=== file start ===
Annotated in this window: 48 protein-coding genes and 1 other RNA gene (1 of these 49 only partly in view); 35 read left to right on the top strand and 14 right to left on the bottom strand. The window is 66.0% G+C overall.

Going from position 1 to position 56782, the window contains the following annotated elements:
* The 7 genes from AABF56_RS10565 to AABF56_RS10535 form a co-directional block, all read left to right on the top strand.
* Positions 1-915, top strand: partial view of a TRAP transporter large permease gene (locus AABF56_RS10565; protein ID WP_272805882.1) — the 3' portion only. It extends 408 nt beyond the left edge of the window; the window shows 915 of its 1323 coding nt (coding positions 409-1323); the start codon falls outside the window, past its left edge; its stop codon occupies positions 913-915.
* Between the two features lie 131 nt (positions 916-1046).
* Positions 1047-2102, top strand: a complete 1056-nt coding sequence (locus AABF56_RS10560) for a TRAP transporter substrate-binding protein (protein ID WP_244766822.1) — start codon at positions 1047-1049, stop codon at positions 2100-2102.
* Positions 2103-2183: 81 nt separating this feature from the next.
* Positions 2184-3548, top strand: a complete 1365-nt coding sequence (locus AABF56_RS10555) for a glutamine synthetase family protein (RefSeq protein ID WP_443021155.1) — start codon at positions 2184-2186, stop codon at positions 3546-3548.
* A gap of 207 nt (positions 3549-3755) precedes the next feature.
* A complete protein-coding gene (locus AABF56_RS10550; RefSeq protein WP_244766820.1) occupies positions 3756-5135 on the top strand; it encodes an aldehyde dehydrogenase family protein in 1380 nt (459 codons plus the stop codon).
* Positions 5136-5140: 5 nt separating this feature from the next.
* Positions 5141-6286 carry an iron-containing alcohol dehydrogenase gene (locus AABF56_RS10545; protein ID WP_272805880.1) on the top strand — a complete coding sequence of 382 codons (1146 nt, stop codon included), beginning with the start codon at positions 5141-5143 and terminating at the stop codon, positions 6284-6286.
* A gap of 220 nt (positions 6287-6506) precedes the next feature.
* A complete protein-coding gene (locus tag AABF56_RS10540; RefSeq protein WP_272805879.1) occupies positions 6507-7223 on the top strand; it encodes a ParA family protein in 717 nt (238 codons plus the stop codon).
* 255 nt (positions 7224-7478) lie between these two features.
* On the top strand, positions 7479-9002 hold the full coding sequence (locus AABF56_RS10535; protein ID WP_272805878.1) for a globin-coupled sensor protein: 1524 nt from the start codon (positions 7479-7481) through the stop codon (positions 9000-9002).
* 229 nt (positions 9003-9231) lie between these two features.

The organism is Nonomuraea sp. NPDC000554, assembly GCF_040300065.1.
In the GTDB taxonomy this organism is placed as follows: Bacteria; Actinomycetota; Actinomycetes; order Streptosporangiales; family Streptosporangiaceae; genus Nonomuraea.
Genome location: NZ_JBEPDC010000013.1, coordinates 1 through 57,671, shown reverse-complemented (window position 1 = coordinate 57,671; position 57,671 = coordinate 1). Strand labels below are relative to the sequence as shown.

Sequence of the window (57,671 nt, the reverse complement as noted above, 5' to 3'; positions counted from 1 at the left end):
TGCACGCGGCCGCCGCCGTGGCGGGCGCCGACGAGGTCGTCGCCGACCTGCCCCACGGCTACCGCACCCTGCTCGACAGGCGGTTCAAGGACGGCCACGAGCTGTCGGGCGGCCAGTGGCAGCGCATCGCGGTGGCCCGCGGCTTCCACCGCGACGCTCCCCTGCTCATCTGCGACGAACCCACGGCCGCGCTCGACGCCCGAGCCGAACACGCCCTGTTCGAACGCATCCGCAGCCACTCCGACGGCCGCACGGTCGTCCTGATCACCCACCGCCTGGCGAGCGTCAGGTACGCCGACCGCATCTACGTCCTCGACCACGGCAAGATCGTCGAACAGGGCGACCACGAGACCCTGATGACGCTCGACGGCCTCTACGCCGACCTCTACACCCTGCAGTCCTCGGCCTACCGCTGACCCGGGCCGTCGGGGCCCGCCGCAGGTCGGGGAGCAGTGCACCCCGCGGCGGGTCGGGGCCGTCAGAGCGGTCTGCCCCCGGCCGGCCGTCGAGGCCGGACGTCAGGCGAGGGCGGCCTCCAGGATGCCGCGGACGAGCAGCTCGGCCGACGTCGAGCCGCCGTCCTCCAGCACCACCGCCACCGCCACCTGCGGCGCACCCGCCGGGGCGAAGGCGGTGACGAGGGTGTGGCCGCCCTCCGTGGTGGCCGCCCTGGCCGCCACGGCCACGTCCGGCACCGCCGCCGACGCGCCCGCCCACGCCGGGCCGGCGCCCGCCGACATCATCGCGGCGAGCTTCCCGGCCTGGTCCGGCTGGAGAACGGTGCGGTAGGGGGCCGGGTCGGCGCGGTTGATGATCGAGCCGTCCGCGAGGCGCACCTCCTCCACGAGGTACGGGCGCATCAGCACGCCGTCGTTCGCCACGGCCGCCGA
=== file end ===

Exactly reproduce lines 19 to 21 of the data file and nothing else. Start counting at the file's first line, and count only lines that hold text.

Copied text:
In the GTDB taxonomy this organism is placed as follows: Bacteria; Actinomycetota; Actinomycetes; order Streptosporangiales; family Streptosporangiaceae; genus Nonomuraea.
Genome location: NZ_JBEPDC010000013.1, coordinates 1 through 57,671, shown reverse-complemented (window position 1 = coordinate 57,671; position 57,671 = coordinate 1). Strand labels below are relative to the sequence as shown.

Sequence of the window (57,671 nt, the reverse complement as noted above, 5' to 3'; positions counted from 1 at the left end):